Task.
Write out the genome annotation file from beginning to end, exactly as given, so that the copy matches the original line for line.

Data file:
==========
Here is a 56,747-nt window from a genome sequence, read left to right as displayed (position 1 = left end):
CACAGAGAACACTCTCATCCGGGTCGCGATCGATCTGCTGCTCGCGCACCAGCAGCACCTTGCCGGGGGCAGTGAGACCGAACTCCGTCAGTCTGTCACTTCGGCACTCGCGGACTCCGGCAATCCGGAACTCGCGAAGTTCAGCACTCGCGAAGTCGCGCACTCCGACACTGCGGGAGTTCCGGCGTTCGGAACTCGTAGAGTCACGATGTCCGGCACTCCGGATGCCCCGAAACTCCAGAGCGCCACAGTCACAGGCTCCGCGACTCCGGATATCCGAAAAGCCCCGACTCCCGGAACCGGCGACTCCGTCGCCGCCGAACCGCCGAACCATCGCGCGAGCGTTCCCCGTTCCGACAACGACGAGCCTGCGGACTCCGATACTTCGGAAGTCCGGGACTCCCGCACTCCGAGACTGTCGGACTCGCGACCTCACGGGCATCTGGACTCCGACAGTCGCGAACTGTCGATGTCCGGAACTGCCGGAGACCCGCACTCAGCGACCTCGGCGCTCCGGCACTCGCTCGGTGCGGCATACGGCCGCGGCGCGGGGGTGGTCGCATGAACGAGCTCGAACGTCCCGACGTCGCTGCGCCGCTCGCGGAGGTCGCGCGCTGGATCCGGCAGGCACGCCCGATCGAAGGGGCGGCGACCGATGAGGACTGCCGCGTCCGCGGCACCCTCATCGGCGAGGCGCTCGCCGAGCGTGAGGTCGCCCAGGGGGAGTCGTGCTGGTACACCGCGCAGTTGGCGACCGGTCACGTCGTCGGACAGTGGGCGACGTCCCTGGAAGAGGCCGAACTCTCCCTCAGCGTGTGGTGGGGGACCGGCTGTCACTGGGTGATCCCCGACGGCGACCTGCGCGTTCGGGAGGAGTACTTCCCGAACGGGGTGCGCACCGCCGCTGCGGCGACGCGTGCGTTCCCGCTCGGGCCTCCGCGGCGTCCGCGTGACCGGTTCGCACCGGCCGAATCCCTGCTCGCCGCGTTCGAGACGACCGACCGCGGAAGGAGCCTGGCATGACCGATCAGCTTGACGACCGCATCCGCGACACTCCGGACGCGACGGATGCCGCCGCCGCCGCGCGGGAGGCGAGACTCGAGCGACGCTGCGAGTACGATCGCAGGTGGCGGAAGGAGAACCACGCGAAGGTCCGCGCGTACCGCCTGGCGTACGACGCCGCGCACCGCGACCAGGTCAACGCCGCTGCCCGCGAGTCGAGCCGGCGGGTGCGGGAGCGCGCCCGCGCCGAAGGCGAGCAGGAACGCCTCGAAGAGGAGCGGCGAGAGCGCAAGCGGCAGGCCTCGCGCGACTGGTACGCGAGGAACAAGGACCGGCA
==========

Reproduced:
Here is a 56,747-nt window from a genome sequence, read left to right as displayed (position 1 = left end):
CACAGAGAACACTCTCATCCGGGTCGCGATCGATCTGCTGCTCGCGCACCAGCAGCACCTTGCCGGGGGCAGTGAGACCGAACTCCGTCAGTCTGTCACTTCGGCACTCGCGGACTCCGGCAATCCGGAACTCGCGAAGTTCAGCACTCGCGAAGTCGCGCACTCCGACACTGCGGGAGTTCCGGCGTTCGGAACTCGTAGAGTCACGATGTCCGGCACTCCGGATGCCCCGAAACTCCAGAGCGCCACAGTCACAGGCTCCGCGACTCCGGATATCCGAAAAGCCCCGACTCCCGGAACCGGCGACTCCGTCGCCGCCGAACCGCCGAACCATCGCGCGAGCGTTCCCCGTTCCGACAACGACGAGCCTGCGGACTCCGATACTTCGGAAGTCCGGGACTCCCGCACTCCGAGACTGTCGGACTCGCGACCTCACGGGCATCTGGACTCCGACAGTCGCGAACTGTCGATGTCCGGAACTGCCGGAGACCCGCACTCAGCGACCTCGGCGCTCCGGCACTCGCTCGGTGCGGCATACGGCCGCGGCGCGGGGGTGGTCGCATGAACGAGCTCGAACGTCCCGACGTCGCTGCGCCGCTCGCGGAGGTCGCGCGCTGGATCCGGCAGGCACGCCCGATCGAAGGGGCGGCGACCGATGAGGACTGCCGCGTCCGCGGCACCCTCATCGGCGAGGCGCTCGCCGAGCGTGAGGTCGCCCAGGGGGAGTCGTGCTGGTACACCGCGCAGTTGGCGACCGGTCACGTCGTCGGACAGTGGGCGACGTCCCTGGAAGAGGCCGAACTCTCCCTCAGCGTGTGGTGGGGGACCGGCTGTCACTGGGTGATCCCCGACGGCGACCTGCGCGTTCGGGAGGAGTACTTCCCGAACGGGGTGCGCACCGCCGCTGCGGCGACGCGTGCGTTCCCGCTCGGGCCTCCGCGGCGTCCGCGTGACCGGTTCGCACCGGCCGAATCCCTGCTCGCCGCGTTCGAGACGACCGACCGCGGAAGGAGCCTGGCATGACCGATCAGCTTGACGACCGCATCCGCGACACTCCGGACGCGACGGATGCCGCCGCCGCCGCGCGGGAGGCGAGACTCGAGCGACGCTGCGAGTACGATCGCAGGTGGCGGAAGGAGAACCACGCGAAGGTCCGCGCGTACCGCCTGGCGTACGACGCCGCGCACCGCGACCAGGTCAACGCCGCTGCCCGCGAGTCGAGCCGGCGGGTGCGGGAGCGCGCCCGCGCCGAAGGCGAGCAGGAACGCCTCGAAGAGGAGCGGCGAGAGCGCAAGCGGCAGGCCTCGCGCGACTGGTACGCGAGGAACAAGGACCGGCA